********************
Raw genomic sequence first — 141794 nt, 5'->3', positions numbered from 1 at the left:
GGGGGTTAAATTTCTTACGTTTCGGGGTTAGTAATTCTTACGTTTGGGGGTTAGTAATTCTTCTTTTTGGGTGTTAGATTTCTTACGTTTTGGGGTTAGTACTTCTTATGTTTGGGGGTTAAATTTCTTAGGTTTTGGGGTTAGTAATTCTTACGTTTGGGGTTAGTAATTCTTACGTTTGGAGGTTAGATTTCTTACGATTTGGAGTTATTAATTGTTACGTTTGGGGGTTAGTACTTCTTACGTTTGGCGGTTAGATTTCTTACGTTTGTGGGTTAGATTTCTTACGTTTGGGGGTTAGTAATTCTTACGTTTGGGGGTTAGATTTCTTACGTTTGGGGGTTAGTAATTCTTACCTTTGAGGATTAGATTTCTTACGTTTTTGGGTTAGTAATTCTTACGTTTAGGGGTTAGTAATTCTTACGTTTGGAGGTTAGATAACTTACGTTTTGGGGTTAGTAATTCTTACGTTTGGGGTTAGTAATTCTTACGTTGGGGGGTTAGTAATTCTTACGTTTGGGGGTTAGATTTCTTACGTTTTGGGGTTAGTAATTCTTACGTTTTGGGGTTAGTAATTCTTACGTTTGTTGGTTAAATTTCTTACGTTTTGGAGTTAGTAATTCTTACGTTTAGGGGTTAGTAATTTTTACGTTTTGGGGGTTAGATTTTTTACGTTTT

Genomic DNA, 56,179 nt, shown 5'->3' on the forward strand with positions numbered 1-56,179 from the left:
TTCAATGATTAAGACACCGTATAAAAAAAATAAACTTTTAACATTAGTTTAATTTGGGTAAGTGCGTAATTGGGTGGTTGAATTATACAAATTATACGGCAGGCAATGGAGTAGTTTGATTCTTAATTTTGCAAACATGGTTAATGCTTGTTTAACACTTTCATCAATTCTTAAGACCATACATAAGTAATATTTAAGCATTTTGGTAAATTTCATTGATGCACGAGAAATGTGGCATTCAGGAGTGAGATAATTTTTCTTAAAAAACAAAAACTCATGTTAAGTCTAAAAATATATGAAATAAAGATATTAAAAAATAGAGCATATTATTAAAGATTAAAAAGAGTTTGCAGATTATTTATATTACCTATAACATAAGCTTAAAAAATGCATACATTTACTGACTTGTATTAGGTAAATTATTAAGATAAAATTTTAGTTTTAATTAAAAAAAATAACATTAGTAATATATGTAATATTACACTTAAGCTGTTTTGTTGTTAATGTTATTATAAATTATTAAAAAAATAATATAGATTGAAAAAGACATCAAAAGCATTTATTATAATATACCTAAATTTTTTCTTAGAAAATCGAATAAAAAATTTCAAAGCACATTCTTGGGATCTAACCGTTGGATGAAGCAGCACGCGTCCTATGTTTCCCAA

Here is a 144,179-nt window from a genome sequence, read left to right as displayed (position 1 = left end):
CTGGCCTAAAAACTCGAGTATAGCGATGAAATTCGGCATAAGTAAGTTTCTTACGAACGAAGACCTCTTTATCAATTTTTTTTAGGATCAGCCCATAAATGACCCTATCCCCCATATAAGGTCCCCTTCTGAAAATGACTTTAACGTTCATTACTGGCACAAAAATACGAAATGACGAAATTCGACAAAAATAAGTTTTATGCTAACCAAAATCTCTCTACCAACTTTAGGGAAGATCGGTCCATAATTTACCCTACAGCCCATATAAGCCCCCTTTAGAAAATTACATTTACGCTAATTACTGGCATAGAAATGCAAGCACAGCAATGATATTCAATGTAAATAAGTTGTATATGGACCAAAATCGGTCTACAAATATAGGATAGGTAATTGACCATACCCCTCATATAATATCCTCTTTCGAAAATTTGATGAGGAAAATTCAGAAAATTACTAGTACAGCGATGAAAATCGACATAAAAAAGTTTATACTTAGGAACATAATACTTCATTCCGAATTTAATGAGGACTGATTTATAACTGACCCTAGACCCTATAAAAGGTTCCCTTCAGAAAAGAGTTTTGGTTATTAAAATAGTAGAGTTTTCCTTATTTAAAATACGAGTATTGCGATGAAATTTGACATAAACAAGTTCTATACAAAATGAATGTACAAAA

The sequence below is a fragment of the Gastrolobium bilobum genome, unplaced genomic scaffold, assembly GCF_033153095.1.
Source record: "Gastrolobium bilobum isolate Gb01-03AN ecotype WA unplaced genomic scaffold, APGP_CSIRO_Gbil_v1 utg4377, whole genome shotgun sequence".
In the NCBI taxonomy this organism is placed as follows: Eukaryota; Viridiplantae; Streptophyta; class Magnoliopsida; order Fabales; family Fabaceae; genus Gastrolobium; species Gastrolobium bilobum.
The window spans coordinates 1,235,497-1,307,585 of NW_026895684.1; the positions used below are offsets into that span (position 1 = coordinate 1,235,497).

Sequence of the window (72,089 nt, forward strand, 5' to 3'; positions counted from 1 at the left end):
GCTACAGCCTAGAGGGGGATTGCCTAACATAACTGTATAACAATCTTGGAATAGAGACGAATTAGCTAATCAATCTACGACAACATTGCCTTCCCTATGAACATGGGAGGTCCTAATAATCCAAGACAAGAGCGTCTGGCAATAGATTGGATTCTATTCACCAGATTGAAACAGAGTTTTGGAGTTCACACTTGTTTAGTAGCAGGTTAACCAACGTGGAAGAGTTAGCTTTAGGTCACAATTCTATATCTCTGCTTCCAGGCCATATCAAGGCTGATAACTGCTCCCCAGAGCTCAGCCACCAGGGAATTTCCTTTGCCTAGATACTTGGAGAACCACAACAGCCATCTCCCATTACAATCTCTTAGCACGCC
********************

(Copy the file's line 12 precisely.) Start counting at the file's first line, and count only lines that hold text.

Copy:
GCTACAGCCTAGAGGGGGATTGCCTAACATAACTGTATAACAATCTTGGAATAGAGACGAATTAGCTAATCAATCTACGACAACATTGCCTTCCCTATGAACATGGGAGGTCCTAATAATCCAAGACAAGAGCGTCTGGCAATAGATTGGATTCTATTCACCAGATTGAAACAGAGTTTTGGAGTTCACACTTGTTTAGTAGCAGGTTAACCAACGTGGAAGAGTTAGCTTTAGGTCACAATTCTATATCTCTGCTTCCAGGCCATATCAAGGCTGATAACTGCTCCCCAGAGCTCAGCCACCAGGGAATTTCCTTTGCCTAGATACTTGGAGAACCACAACAGCCATCTCCCATTACAATCTCTTAGCACGCC